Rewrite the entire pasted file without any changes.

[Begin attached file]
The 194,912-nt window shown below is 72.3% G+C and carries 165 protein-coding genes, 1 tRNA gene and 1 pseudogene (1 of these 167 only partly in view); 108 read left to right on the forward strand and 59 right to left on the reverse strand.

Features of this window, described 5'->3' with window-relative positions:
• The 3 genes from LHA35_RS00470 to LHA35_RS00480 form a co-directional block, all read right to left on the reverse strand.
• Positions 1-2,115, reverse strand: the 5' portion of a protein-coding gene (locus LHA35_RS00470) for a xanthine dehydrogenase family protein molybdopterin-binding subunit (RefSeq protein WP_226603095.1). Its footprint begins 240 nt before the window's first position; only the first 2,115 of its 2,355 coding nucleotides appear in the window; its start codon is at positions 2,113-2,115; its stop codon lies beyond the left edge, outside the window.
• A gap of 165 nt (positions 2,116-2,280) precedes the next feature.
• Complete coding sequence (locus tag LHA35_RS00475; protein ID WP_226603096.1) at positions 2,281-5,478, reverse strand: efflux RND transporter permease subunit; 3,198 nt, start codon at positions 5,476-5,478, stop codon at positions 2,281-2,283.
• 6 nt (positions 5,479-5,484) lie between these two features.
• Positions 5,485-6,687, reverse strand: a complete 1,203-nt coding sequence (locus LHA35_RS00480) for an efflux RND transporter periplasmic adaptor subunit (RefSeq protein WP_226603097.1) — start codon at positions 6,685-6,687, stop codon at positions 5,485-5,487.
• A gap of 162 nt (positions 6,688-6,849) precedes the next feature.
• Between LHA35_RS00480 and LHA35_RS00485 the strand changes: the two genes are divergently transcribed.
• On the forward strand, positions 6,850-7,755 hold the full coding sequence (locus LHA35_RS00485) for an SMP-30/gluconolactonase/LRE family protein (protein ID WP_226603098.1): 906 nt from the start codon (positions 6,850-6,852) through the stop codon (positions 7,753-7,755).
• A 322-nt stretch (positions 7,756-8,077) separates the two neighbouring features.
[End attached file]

The 194,912-nt window shown below is 72.3% G+C and carries 165 protein-coding genes, 1 tRNA gene and 1 pseudogene (1 of these 167 only partly in view); 108 read left to right on the forward strand and 59 right to left on the reverse strand.

Features of this window, described 5'->3' with window-relative positions:
• The 3 genes from LHA35_RS00470 to LHA35_RS00480 form a co-directional block, all read right to left on the reverse strand.
• Positions 1-2,115, reverse strand: the 5' portion of a protein-coding gene (locus LHA35_RS00470) for a xanthine dehydrogenase family protein molybdopterin-binding subunit (RefSeq protein WP_226603095.1). Its footprint begins 240 nt before the window's first position; only the first 2,115 of its 2,355 coding nucleotides appear in the window; its start codon is at positions 2,113-2,115; its stop codon lies beyond the left edge, outside the window.
• A gap of 165 nt (positions 2,116-2,280) precedes the next feature.
• Complete coding sequence (locus tag LHA35_RS00475; protein ID WP_226603096.1) at positions 2,281-5,478, reverse strand: efflux RND transporter permease subunit; 3,198 nt, start codon at positions 5,476-5,478, stop codon at positions 2,281-2,283.
• 6 nt (positions 5,479-5,484) lie between these two features.
• Positions 5,485-6,687, reverse strand: a complete 1,203-nt coding sequence (locus LHA35_RS00480) for an efflux RND transporter periplasmic adaptor subunit (RefSeq protein WP_226603097.1) — start codon at positions 6,685-6,687, stop codon at positions 5,485-5,487.
• A gap of 162 nt (positions 6,688-6,849) precedes the next feature.
• Between LHA35_RS00480 and LHA35_RS00485 the strand changes: the two genes are divergently transcribed.
• On the forward strand, positions 6,850-7,755 hold the full coding sequence (locus LHA35_RS00485) for an SMP-30/gluconolactonase/LRE family protein (protein ID WP_226603098.1): 906 nt from the start codon (positions 6,850-6,852) through the stop codon (positions 7,753-7,755).
• A 322-nt stretch (positions 7,756-8,077) separates the two neighbouring features.